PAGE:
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You can't determine absolute time delay in REW, it places the peak of the impulse response at 0. To measure delays some reference is needed, e.g. a loopback on the other input of the soundcard, the software can then measure the relative positions and place the impulse peak accordingly. The important thing, however, is not the absolute delay but the relative delays of the various channels, if you make a measurement of sub and main together then problems in their relative time delay would show up as offset peaks in the impulse response or energy-time curve, as Mike said, but the sub has rather a broad peak due to its limited bandwidth, it can be hard to see the individual peaks (much easire when measuring a pair of main speakers full range). You will also get dips or bumps in the frequency response through the crossover region if the time delay is wrong, but it can be difficult to separate these from room effects.
 

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Discussion Starter #7
This isn’t uncommon, from what I understand, as the phase shift introduced by many crossovers are essentially time domain issues. That’s why an automatic system like YPAO “sees” the sub at a greater distance. Also, equalizing adds its own phase shift, we’re often told, so the YPAO might be seeing that, too. You should probably stick with the YPAO adjustment, unless you can determine that it’s really off.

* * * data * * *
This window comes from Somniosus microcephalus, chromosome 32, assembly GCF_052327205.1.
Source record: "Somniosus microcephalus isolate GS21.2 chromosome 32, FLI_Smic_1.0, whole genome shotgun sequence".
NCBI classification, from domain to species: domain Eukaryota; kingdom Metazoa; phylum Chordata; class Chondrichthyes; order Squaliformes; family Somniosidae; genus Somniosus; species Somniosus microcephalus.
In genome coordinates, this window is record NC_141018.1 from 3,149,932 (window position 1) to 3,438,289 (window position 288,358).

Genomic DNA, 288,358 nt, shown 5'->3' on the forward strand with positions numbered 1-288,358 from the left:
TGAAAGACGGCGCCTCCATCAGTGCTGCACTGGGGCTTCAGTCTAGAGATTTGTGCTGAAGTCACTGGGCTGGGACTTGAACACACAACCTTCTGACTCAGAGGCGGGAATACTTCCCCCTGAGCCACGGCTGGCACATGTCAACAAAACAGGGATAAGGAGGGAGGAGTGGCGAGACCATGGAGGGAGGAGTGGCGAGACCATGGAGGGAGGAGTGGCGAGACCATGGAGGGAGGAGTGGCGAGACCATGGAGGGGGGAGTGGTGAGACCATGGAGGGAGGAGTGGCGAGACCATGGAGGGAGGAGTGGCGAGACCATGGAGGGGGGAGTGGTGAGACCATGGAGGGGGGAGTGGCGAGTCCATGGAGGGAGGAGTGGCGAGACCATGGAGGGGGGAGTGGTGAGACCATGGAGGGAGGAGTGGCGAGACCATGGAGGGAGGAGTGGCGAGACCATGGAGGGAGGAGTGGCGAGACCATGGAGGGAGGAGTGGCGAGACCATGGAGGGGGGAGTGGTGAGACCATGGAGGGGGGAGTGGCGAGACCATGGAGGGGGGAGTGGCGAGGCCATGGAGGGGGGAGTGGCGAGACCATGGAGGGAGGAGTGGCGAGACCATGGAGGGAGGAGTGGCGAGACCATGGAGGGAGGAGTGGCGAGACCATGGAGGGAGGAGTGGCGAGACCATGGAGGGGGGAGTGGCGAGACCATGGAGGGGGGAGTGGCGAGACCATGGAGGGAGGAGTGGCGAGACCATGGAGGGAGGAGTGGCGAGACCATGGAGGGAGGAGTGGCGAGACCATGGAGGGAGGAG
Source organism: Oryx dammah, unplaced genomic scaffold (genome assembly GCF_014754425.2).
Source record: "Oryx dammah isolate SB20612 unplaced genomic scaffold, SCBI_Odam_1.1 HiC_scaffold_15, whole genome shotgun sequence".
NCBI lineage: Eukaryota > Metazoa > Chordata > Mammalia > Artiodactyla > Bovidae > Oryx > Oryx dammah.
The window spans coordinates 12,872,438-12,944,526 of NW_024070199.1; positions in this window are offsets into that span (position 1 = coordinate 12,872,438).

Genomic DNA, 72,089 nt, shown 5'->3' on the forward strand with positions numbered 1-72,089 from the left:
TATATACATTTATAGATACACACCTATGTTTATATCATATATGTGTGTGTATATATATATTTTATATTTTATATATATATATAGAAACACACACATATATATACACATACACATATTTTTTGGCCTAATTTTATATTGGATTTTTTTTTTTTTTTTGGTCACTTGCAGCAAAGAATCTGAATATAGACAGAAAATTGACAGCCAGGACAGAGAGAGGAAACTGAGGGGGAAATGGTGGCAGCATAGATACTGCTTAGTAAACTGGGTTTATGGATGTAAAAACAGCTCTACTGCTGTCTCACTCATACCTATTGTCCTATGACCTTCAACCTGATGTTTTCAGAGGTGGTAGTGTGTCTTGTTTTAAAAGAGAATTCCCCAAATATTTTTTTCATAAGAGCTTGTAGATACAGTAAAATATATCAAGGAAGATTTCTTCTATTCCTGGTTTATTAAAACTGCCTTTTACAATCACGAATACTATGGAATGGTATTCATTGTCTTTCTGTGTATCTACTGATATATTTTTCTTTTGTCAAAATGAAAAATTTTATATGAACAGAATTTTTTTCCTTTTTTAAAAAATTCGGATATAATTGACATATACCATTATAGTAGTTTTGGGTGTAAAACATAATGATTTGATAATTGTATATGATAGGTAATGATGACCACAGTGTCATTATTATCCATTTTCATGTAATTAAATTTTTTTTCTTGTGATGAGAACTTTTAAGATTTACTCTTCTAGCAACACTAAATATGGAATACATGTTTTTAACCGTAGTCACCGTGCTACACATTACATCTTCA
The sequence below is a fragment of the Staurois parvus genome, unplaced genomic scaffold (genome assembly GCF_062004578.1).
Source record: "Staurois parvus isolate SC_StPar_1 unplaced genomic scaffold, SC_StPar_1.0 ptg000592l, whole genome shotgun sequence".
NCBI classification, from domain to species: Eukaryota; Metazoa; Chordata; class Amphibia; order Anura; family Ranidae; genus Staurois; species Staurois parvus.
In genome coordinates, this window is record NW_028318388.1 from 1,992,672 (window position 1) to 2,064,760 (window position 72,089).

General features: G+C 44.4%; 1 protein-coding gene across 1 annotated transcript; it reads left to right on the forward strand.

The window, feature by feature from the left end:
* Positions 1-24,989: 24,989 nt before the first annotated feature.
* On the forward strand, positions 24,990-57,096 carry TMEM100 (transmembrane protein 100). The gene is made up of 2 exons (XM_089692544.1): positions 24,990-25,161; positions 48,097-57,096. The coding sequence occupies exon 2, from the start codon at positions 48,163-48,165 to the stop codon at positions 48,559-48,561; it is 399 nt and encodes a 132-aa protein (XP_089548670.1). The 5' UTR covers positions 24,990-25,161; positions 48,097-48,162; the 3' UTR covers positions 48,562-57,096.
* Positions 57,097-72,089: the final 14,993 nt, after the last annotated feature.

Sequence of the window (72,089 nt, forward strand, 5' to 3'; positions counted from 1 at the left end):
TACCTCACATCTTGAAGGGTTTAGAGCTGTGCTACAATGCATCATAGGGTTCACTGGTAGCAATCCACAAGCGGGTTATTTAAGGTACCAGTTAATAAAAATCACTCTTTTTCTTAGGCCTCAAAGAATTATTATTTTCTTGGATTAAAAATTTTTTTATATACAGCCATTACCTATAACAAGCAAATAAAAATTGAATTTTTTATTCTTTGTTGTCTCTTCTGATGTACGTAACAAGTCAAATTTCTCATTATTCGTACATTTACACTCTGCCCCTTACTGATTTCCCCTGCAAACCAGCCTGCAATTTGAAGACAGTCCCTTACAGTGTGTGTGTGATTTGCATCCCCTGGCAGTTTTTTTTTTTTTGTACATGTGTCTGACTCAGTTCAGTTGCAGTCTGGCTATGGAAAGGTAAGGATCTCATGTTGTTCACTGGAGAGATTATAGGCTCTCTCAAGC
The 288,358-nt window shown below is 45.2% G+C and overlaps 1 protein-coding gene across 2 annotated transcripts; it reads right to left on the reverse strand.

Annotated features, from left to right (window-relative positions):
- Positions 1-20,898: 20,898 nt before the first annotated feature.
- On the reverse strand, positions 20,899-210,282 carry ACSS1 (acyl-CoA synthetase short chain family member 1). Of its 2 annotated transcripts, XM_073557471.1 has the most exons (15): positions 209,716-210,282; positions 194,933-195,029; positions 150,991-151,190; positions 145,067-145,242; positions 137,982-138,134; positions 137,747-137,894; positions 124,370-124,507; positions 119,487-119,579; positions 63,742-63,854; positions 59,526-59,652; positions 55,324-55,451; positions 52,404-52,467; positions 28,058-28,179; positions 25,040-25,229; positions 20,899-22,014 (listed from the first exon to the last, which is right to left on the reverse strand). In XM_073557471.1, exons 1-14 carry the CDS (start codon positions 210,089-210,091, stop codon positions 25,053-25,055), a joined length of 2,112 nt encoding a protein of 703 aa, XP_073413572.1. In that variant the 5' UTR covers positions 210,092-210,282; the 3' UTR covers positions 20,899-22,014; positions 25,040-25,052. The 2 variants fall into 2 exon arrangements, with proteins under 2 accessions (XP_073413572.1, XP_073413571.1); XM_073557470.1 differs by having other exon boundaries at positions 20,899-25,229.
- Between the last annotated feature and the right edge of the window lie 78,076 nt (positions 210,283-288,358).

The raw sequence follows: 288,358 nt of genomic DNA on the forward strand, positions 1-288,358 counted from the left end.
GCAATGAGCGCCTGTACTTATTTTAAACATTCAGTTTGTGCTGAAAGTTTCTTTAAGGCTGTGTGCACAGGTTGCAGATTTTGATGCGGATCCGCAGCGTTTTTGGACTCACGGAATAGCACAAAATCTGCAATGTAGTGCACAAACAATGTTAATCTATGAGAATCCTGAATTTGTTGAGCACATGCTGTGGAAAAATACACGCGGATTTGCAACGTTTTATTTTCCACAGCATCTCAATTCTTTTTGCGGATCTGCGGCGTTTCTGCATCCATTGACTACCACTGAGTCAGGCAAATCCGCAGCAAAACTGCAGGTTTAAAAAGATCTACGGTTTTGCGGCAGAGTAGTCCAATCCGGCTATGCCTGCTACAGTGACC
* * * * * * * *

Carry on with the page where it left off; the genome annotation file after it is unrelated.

Regards,
Wayne
YPAO showed 7.5 feet before I had the BFD in line. With BFD now connected and filters engaged, I think it'll be an interesting experiment to see if YPAO changes its recommendation. I've read in many places to add a foot to the measurement to account for its processing delays, so it'll be interesting to see if it now comes back at 8.5 feet or what. I'll keep you posted.
 
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I just spent the weekend with the latest version of REW (very nice John!) and spent some time playing around with the sub distance (in the receiver speaker setup) to determine the impact on frequency response around the crossover region. I found that incremental one foot changes (+ and -) from the measured distance plus the 1 foot BFD electronic delay, made very obvious changes in the crossover region. I observed this with sub only and then all speakers running. It was quite easy to use the distance setting to help minimize the peaks/dips and was far better than just using the initial measured distance. Here is the final result:
01-27-2007 x-over result.jpg
 

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Discussion Starter #9
catnip - looks very good. So this is with a house curve of about +8dB at 20 to 0dB at 80? It would be great if you could get the 20-28 range up another couple dB. Not suggesting a gain filter (since they are talked about as being so bad, although I've used a few small ones myself for this very thing).

Thanks for the tip about the sub distance and using it to smooth things around the xo point. I hadn't tried that on purpose. Although after reading this it dawned on me that after raising my sub distance by 0.5 feet I did notice it seemed to make things even smoother.